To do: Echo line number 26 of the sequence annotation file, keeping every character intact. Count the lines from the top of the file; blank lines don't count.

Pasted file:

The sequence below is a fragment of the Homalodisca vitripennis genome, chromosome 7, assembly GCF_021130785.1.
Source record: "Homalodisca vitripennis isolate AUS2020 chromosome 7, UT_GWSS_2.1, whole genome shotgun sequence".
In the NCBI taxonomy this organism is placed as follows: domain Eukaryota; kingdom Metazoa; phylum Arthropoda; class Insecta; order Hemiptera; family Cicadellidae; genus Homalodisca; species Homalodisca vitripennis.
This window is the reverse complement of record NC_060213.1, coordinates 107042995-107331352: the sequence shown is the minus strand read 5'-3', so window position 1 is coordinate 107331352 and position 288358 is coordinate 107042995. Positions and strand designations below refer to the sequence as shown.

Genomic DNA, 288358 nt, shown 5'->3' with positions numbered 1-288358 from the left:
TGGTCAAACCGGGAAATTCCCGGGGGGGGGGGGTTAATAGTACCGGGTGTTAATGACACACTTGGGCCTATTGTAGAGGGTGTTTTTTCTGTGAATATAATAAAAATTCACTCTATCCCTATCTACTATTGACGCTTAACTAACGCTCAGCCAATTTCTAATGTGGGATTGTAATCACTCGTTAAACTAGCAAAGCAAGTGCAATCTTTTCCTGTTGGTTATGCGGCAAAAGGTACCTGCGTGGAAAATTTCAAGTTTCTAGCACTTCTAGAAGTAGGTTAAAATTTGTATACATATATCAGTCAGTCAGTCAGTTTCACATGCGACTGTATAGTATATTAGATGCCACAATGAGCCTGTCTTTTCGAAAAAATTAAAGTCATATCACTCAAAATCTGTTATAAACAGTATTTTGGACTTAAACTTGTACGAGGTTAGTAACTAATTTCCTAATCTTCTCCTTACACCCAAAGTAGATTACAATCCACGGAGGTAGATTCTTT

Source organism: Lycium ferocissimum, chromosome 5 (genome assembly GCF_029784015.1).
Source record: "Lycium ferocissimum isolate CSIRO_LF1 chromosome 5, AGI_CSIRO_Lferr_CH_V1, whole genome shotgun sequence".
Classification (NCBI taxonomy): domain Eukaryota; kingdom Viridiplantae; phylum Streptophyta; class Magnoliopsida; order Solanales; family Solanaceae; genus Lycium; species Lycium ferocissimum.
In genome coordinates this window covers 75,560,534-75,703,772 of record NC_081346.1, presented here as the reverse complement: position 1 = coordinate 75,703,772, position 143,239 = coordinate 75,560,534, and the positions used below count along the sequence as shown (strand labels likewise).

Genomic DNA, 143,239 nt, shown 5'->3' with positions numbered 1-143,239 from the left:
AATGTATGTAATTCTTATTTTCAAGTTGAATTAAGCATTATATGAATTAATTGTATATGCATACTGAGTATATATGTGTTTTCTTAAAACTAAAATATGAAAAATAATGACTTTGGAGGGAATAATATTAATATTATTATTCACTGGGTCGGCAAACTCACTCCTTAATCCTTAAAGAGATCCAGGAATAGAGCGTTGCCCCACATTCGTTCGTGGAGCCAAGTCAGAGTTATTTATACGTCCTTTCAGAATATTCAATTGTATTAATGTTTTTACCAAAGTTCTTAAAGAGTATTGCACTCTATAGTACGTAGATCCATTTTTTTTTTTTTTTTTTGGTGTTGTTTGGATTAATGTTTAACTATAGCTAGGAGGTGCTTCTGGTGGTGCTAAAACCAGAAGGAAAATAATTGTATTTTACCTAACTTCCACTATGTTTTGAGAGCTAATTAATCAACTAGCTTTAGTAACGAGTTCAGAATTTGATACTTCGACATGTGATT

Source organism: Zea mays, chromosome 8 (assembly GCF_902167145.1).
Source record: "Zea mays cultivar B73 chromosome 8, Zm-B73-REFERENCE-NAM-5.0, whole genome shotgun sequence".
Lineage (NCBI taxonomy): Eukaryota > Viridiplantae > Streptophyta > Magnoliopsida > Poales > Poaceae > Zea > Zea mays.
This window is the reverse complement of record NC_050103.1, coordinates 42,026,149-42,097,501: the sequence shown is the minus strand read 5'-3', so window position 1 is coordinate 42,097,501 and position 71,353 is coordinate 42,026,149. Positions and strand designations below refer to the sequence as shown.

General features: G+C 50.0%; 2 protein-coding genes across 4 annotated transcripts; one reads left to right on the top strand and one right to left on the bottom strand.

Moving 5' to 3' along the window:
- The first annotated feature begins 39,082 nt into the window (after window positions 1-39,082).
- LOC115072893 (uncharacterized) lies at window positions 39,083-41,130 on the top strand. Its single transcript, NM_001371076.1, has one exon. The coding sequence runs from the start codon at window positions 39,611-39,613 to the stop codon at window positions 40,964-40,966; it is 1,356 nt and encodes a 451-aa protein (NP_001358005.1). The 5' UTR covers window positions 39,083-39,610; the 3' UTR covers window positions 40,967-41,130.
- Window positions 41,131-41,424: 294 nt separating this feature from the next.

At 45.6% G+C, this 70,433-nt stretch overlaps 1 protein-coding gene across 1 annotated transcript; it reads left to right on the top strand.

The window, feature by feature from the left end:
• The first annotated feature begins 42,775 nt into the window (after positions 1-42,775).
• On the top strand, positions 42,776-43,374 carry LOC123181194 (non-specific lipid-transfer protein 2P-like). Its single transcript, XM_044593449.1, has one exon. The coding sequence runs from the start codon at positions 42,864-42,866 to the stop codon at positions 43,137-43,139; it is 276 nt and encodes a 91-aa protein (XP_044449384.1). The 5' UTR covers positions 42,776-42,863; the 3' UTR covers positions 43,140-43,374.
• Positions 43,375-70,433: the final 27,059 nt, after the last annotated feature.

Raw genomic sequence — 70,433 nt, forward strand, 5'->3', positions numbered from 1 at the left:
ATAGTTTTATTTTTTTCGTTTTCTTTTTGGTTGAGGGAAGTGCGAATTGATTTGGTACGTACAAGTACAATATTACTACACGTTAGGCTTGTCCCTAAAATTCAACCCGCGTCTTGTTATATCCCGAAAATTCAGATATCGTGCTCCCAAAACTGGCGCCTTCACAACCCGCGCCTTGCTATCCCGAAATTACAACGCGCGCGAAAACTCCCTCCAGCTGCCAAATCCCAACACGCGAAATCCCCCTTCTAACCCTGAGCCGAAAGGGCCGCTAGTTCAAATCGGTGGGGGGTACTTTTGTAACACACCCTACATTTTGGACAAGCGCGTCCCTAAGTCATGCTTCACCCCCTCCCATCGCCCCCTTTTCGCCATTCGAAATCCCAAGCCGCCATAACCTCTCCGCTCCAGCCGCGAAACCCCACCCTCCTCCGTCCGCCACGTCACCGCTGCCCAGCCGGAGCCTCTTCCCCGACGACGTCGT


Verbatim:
• Positions 43,375-70,433: the final 27,059 nt, after the last annotated feature.